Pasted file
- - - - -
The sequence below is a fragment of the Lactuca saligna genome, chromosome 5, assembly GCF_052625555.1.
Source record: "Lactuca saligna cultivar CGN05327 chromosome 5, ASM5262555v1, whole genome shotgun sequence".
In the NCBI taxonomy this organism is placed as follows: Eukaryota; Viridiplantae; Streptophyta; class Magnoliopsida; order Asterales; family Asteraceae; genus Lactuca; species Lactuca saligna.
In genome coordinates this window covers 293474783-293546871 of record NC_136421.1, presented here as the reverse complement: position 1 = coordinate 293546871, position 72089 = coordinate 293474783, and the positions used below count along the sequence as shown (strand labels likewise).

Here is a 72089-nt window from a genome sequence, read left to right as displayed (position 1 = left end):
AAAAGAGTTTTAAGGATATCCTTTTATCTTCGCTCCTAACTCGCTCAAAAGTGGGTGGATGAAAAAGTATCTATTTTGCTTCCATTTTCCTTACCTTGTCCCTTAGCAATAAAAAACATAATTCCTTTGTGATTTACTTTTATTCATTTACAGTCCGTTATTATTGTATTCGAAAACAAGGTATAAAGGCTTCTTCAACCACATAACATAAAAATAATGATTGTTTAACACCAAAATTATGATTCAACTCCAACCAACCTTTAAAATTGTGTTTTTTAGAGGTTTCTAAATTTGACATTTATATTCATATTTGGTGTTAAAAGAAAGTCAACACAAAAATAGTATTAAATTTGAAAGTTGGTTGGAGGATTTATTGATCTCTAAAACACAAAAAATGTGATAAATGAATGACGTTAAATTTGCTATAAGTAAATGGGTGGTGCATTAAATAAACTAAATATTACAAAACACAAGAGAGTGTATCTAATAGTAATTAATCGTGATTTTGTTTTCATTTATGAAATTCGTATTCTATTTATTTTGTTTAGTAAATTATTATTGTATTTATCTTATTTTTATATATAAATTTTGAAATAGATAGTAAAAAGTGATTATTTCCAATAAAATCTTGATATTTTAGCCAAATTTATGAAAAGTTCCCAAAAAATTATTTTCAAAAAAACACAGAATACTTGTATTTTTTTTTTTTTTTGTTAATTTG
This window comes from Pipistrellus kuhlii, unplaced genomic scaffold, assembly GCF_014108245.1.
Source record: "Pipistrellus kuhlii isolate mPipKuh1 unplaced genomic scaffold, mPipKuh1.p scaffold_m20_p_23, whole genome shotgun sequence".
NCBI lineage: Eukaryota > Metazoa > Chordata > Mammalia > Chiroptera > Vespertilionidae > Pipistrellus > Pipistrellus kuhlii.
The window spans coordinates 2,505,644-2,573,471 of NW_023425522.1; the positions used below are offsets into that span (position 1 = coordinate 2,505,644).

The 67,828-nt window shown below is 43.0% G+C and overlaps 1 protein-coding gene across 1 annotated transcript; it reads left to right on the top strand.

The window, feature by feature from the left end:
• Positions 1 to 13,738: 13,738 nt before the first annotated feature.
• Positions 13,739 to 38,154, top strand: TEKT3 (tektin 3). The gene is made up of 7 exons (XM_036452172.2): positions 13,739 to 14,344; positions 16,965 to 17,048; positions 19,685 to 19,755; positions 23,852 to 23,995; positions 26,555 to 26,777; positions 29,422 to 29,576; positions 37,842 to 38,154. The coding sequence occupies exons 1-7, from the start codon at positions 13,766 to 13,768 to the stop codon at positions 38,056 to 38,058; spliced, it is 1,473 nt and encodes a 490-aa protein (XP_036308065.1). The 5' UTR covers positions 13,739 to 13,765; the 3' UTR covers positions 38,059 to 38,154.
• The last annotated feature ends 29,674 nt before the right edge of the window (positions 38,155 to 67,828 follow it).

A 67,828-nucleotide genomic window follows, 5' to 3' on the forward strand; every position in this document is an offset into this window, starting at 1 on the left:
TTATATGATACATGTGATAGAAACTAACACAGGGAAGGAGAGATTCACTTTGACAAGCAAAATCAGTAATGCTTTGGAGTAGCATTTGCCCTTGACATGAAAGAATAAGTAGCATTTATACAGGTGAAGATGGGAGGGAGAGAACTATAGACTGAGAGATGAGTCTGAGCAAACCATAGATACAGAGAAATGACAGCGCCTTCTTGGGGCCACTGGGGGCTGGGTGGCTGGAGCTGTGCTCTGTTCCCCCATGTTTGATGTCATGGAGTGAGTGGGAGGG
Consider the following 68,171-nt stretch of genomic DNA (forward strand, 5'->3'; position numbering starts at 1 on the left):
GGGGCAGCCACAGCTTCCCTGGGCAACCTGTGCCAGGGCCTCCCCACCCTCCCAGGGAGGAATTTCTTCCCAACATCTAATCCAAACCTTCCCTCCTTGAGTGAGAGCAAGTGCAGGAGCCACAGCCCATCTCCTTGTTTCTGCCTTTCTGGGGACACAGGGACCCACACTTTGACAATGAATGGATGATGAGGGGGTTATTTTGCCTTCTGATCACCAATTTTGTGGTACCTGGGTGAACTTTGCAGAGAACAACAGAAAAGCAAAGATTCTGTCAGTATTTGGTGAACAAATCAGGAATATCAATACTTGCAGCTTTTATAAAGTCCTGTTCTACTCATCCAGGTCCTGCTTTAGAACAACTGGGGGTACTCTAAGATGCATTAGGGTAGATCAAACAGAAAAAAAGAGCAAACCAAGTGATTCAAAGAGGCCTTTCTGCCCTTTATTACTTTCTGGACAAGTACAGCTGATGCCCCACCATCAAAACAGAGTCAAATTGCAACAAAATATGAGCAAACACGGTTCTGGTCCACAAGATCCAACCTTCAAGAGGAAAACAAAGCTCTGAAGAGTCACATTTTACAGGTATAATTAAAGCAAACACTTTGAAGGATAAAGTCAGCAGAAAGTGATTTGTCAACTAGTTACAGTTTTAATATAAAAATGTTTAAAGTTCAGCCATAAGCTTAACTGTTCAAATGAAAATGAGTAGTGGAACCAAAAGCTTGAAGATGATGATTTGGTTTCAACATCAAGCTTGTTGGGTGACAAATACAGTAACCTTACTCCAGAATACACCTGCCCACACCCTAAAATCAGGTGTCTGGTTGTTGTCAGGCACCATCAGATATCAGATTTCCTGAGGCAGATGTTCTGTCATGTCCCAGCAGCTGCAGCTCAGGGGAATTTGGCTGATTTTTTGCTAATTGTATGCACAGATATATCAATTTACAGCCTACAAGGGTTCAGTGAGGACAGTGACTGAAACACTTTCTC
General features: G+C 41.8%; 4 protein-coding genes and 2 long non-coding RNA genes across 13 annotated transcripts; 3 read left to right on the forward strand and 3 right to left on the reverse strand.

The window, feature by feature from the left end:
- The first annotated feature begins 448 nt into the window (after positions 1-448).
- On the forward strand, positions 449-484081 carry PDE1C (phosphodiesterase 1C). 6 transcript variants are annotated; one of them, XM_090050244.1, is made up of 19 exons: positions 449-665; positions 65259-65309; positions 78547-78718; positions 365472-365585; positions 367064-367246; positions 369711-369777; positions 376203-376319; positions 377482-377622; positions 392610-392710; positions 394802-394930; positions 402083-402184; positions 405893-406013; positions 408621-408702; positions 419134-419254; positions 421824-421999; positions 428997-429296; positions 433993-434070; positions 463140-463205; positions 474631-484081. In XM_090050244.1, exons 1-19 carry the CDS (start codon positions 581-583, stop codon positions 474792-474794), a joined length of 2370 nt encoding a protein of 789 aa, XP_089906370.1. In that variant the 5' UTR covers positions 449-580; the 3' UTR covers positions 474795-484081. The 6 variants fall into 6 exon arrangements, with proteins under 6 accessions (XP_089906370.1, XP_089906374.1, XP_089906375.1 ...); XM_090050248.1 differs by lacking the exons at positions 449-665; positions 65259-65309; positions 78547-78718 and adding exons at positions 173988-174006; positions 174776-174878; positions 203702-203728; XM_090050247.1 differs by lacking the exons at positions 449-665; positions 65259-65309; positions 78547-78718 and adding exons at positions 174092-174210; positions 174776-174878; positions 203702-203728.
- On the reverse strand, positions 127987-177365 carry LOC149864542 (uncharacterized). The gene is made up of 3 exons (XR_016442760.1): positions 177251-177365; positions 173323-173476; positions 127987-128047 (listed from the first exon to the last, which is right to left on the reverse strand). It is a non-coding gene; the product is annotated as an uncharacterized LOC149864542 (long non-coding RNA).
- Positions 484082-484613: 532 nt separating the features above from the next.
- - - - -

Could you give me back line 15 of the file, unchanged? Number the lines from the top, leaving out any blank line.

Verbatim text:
• The last annotated feature ends 29,674 nt before the right edge of the window (positions 38,155 to 67,828 follow it).